Practically Speaking

More Than A Holiday

Christmas is big. Most everything stops when we celebrate the birth of Jesus Christ. But for me, the remembrance and celebration of Good Friday and Easter hands down affects me more than any other holiday. Why? Because it’s the pinnacle of the Christ’s purpose on earth.


As I went to a small church service tonight with my family in honor of Good Friday, held in the backyard of a member’s home, about 50 of us recited the word of God, remembering what today represents. Our Sin. A Cross. A Perfect and Holy Sacrifice. His Death. God’s Forgiveness.

I’m a crier. I mean, I ALWAYS cry in church. My kids aren’t ever used to it, always wondering what it is this time that triggered it, but they’re never surprised. My friends who see me regularly expect it and just know there’s nothing wrong, it’s just my heart. I’m always overwhelmed by God’s grace, His mercy and His love for me. I love singing worship songs and hymns. They fill my heart with gratitude, humble my heart over my own wretchedness and bring me joy that lifts my spirit giving me hope for all things. Sermons can captivate me, break me, get in my head and make me think, make me want to be more righteous, more holy, more like Christ. And I’m never ashamed to let everyone see the tears flow from my eyes.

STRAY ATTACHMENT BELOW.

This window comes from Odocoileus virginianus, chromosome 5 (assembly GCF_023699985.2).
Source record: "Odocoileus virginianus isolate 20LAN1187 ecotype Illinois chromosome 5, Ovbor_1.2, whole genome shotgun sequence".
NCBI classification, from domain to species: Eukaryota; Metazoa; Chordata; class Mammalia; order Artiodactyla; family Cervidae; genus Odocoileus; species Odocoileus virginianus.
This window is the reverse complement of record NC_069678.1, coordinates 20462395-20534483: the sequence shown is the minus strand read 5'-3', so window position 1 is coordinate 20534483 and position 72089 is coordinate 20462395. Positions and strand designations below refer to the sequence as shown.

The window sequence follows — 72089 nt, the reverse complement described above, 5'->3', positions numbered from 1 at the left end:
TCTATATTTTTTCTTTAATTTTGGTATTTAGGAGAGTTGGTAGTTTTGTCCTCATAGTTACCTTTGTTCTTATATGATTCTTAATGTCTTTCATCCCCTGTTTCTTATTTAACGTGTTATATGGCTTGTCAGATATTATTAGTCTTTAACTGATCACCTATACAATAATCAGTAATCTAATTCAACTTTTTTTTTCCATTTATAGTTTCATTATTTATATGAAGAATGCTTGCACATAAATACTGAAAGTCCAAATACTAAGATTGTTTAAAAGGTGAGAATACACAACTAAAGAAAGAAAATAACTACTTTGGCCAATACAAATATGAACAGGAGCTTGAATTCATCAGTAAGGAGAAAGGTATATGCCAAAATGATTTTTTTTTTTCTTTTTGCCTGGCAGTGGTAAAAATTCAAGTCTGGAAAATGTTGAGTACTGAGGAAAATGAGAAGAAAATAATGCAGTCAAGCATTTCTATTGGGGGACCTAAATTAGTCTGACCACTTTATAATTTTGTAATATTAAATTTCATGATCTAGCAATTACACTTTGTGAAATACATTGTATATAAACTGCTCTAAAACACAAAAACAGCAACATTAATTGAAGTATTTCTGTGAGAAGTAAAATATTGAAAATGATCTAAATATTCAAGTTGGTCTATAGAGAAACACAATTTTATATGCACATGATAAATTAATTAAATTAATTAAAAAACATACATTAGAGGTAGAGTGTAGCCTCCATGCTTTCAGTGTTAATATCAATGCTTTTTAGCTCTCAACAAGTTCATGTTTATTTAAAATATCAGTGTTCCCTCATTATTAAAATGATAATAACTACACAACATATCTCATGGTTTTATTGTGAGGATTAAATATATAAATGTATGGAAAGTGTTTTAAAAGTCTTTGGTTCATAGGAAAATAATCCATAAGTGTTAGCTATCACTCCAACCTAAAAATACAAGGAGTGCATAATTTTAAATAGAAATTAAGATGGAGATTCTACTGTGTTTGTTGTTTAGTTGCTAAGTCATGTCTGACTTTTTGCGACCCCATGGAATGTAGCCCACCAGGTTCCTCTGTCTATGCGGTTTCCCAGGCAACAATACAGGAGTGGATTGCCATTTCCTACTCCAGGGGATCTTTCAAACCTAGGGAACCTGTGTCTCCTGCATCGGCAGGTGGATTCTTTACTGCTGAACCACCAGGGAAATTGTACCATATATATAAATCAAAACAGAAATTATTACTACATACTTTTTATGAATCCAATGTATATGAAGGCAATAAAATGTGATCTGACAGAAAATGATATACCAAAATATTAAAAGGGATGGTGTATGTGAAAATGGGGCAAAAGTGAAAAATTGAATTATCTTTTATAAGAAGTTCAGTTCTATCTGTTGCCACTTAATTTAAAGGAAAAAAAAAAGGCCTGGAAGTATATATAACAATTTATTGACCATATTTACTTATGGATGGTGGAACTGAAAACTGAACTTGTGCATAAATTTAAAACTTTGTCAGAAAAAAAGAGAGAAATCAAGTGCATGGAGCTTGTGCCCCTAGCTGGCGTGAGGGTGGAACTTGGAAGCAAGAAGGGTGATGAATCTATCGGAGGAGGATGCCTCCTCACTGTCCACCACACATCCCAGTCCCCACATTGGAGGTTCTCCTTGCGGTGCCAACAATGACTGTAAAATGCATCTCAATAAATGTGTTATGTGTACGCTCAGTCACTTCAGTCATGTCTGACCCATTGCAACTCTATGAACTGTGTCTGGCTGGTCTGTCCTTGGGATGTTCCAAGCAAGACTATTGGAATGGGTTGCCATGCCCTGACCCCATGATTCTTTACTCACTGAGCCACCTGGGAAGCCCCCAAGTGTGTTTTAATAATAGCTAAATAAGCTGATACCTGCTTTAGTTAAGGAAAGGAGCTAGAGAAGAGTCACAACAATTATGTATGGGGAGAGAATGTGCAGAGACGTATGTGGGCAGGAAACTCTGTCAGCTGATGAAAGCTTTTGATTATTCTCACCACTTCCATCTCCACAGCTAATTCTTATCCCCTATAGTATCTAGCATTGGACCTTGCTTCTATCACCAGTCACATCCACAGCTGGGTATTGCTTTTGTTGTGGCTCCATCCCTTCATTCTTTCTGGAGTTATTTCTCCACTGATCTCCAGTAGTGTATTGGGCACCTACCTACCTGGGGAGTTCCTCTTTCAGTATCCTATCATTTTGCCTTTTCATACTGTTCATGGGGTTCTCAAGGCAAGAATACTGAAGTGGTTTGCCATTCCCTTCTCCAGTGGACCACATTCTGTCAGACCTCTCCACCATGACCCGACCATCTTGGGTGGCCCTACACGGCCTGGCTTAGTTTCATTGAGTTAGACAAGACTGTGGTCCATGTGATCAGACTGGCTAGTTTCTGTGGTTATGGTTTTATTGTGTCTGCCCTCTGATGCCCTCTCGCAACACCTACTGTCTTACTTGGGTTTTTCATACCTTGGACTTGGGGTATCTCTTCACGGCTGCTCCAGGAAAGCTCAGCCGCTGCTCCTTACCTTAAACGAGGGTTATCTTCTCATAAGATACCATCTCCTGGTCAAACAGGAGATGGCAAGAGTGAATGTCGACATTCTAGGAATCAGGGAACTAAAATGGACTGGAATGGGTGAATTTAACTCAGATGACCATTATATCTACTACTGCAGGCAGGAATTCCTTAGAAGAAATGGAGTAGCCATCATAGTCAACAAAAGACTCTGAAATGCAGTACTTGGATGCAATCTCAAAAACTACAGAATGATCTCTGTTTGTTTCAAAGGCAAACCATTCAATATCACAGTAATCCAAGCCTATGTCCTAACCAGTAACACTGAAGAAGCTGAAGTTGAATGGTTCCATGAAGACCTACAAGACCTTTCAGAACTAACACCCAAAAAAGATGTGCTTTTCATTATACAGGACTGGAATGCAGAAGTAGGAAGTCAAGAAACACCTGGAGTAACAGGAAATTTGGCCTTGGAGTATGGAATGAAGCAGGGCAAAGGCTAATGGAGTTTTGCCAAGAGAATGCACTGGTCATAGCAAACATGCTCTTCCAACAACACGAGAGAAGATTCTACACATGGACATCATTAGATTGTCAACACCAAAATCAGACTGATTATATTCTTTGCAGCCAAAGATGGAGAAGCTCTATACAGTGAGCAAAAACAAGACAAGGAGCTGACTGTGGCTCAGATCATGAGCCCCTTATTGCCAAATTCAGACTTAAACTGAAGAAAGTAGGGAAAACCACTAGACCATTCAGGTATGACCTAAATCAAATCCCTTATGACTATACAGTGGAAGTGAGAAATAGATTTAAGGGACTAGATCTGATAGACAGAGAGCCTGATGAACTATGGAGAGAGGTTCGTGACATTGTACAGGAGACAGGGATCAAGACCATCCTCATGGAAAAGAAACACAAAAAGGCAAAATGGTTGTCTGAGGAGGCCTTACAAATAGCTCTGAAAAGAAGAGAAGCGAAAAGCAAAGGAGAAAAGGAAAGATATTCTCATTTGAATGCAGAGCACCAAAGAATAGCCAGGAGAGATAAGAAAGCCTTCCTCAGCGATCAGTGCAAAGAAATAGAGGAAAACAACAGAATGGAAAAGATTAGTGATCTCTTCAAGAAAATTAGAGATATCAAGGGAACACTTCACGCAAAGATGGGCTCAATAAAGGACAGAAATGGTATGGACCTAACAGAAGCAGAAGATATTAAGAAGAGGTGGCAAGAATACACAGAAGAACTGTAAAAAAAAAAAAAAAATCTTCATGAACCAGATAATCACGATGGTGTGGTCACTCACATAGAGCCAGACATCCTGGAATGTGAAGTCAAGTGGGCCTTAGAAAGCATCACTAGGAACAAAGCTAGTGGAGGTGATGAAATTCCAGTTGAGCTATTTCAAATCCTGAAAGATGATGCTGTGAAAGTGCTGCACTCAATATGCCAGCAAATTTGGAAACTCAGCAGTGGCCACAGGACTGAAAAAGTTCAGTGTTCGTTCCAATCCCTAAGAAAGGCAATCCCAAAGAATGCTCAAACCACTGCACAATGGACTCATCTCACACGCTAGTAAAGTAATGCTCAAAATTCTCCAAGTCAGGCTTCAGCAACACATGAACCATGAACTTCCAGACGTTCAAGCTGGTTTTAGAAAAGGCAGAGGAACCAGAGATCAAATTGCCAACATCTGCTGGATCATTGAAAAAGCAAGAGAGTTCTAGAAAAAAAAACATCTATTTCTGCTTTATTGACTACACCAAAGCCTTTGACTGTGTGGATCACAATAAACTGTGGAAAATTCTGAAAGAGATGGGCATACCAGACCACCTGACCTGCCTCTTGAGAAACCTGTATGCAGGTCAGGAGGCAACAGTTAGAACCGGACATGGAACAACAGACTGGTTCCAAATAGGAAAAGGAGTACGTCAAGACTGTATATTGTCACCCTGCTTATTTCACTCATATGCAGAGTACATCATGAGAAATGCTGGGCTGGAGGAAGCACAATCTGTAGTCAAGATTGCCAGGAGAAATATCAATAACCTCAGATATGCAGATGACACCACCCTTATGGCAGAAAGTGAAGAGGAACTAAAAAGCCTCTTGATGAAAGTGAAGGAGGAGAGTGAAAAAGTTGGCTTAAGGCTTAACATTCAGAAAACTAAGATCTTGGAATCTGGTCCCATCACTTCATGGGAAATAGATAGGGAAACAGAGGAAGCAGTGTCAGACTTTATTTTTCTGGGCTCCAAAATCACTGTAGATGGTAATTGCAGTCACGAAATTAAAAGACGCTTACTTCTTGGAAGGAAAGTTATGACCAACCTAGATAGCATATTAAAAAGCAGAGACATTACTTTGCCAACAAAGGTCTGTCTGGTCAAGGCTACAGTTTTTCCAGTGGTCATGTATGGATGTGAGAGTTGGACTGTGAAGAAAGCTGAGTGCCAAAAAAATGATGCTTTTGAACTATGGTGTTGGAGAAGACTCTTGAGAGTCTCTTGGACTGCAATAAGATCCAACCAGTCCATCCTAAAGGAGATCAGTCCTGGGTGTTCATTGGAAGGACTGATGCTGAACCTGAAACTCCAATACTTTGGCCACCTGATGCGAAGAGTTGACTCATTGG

Tonight was no exception. I wept. As we read through the gospel of Mark chapter 15, verses 1-39, I couldn’t help but imagine being there, with Jesus. I hope you’ll read the scripture below in it’s entirety. Don’t skim over it. Read each and every word.  Picture yourself being there. Imagine seeing and feeling what Jesus did. And while you’re doing that, remember it was all for you.

Jesus’ words are in red.

Jesus Before Pilate

15 Very early in the morning, the chief priests, with the elders, the teachers of the law and the whole Sanhedrin, made their plans. So they bound Jesus, led him away and handed him over to Pilate.

“Are you the king of the Jews?” asked Pilate.

“You have said so,” Jesus replied.

The chief priests accused him of many things. So again Pilate asked him, “Aren’t you going to answer? See how many things they are accusing you of.”

But Jesus still made no reply, and Pilate was amazed.

Now it was the custom at the festival to release a prisoner whom the people requested. A man called Barabbas was in prison with the insurrectionists who had committed murder in the uprising.The crowd came up and asked Pilate to do for them what he usually did.

“Do you want me to release to you the king of the Jews?” asked Pilate, 10 knowing it was out of self-interest that the chief priests had handed Jesus over to him. 11 But the chief priests stirred up the crowd to have Pilate release Barabbas instead.